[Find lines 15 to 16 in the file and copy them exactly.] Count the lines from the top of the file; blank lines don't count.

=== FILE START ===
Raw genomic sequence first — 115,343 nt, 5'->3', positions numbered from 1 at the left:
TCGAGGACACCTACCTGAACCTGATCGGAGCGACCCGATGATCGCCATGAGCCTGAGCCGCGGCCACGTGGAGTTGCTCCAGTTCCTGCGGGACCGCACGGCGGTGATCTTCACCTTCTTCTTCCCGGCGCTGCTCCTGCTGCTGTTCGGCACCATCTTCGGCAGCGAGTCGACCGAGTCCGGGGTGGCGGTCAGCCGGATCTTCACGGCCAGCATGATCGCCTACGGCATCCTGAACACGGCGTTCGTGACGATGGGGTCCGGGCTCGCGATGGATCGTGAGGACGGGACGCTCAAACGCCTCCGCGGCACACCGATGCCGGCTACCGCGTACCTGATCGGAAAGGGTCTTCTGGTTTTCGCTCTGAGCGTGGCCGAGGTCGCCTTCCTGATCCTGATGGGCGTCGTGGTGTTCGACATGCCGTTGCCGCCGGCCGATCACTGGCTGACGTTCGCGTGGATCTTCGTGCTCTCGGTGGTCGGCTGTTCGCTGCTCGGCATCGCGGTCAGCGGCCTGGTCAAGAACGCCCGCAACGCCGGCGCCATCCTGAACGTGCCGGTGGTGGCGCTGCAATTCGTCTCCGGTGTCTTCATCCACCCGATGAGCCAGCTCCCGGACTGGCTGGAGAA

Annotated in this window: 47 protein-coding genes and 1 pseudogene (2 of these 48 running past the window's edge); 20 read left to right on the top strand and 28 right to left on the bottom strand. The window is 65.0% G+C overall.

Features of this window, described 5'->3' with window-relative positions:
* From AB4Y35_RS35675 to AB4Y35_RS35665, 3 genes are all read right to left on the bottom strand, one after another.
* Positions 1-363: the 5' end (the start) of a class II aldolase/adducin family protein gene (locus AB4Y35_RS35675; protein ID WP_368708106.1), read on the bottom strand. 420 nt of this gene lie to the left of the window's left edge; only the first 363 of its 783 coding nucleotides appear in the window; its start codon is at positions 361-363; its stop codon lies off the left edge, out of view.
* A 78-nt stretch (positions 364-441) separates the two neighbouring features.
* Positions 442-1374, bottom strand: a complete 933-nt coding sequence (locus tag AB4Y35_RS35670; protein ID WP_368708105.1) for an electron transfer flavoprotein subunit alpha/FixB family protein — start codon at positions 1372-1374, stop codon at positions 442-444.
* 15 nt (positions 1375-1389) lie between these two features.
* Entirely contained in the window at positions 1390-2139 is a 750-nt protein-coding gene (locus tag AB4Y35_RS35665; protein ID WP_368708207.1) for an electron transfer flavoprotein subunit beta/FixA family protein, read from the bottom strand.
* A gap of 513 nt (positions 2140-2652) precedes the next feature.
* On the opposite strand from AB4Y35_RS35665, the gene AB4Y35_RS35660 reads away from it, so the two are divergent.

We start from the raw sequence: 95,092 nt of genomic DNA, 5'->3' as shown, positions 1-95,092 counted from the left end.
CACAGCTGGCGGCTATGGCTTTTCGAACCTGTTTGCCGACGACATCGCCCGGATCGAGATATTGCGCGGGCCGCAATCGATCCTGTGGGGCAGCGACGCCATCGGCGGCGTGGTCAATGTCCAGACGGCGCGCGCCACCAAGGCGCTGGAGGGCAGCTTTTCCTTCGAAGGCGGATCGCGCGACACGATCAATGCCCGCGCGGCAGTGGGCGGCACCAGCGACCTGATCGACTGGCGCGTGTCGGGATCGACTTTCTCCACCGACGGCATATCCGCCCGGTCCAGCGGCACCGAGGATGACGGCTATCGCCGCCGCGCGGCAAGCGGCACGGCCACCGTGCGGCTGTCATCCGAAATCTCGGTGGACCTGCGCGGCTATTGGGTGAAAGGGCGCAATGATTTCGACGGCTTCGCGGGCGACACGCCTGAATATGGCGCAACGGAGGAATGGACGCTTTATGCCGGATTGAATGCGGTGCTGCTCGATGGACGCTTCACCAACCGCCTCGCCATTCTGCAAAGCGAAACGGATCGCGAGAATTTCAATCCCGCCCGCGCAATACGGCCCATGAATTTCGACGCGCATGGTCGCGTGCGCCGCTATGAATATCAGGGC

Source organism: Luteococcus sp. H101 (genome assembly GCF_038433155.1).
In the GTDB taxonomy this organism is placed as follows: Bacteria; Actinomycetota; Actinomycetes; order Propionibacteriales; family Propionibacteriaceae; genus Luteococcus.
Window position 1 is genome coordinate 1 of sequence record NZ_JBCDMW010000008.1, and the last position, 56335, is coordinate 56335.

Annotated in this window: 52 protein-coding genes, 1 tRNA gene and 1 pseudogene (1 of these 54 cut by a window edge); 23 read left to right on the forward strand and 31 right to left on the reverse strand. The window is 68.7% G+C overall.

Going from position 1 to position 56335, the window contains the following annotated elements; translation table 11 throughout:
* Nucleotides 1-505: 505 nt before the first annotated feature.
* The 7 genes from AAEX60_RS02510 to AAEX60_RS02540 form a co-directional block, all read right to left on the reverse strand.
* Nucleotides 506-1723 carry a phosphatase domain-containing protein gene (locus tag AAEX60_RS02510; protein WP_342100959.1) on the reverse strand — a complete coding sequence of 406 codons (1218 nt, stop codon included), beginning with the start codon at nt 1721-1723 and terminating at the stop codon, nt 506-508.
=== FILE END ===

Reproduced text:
Source organism: Luteococcus sp. H101 (genome assembly GCF_038433155.1).
In the GTDB taxonomy this organism is placed as follows: Bacteria; Actinomycetota; Actinomycetes; order Propionibacteriales; family Propionibacteriaceae; genus Luteococcus.